Force DHCP server to assign new IP to client

Jeffrey Zheng jeffreyzheng at
Wed Oct 15 03:14:39 UTC 2014

First of all, thank you so much for your replies and I have learned a lot from your responses.
I am working on a security research project in an isolated internal network, so fortunately there will not be any frustrated or angry clients :-). Basically the research is trying to find a way to randomly change clients' IP addresses so that any IP-based attack or reconnaissance might be thwarted, that is why I am looking into the DHCP server to see if I can use it to achieve the goal. Any suggestions are very appreciated.

Jeffrey Zheng
The words of the reckless pierce like swords, but the tongue of the wise brings healing. (Proverbs 12:18)

==> How to create a strong and secure password - part one==> How to create a strong and secure password - part two

> Date: Wed, 15 Oct 2014 12:23:14 +1100
> Subject: Re: Force DHCP server to assign new IP to client
> From: glenn.satchell at
> To: dhcp-users at
> Hi Jeffrey
> Perhaps you could give us some more information as to why you want this
> type of behaviour? Perhaps there may be a different way to achieve what
> you want?
> regards,
> -glenn
> On Wed, October 15, 2014 1:24 am, Simon Hobson wrote:
> > Jeffrey Zheng <jeffreyzheng at> wrote:
> >
> >> I am working on a project in which I would like to force DHCP server to
> >> assign a new IP address to client whenever the client sends an IP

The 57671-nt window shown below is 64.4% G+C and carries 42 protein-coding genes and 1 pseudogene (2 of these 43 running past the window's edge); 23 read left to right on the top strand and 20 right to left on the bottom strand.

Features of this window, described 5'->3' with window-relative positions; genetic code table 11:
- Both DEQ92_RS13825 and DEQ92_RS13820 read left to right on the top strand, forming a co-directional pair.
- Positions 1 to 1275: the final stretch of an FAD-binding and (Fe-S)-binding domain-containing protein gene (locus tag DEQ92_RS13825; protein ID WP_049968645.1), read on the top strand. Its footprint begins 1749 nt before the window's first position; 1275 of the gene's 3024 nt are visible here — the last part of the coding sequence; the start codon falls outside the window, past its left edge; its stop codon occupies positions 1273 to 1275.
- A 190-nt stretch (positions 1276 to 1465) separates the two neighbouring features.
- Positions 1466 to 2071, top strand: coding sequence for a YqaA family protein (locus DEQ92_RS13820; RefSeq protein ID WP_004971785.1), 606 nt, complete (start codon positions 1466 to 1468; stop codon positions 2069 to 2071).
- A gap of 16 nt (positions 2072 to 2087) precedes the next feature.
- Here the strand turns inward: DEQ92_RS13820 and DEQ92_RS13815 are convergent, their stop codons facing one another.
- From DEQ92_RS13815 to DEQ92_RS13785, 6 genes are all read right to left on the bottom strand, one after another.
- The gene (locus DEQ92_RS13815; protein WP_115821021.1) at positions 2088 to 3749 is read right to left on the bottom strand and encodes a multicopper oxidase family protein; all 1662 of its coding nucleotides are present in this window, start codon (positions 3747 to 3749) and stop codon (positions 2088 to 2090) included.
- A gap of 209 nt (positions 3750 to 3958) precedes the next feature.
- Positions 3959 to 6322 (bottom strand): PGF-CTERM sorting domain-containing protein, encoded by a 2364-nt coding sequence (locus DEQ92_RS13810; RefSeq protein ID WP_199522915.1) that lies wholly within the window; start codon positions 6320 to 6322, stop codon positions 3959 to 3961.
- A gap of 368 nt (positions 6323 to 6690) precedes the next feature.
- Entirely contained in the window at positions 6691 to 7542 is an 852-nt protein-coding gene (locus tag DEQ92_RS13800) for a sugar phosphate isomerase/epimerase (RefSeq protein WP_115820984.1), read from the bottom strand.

> >> request, instead of keeping the current IP address. Is it possible? If
> >> yes, can someone please tell me how to do it?
> >
> > As Chuck so eloquently put it, it's a recipe for "unhappy" clients. At the
> > very least it will terminate all active connections every time the client
> > renews it's lease, and with some clients it may cause bigger problems as
> > there have been reports on this list from time to time of clients not
> > handling changed leases very well.
> >
> > As pointed out, it's against the letter and spirit of the RFCs, which the
> > ISC coders worked hard to follow. Thus the ISC code goes to great lengths
> > to *NOT* change the client's address.
> > Apart from techniques like periodically changing the config to make some
> > addresses unavailable, one I can think of might go like :
> >
> > Write a script that monitors the logs, and every time an address is ACKed
> > make note of it.
> > The script then needs to update the DHCP config, explicitly making the
> > address unavailable - perhaps by adding it to a class and denying that
> > class access ot the address pool.
> > The next time the client attempts to renew, it's request will be Nacked
> > and it'll start over with a Discover to get a new address.
> > The script needs to clean up, removing the blocked IPs from the list. A
> > simple timeout would suffice but you could lose a lot fo addresses, but
> > you could monitor the logs for the DHCP-NAck and set the address to be
> > removed a short time later.
> >
> > It's a lot of work to go to just to break things and make life difficult
> > for your clients.
> >
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> > dhcp-users at
> >
> >
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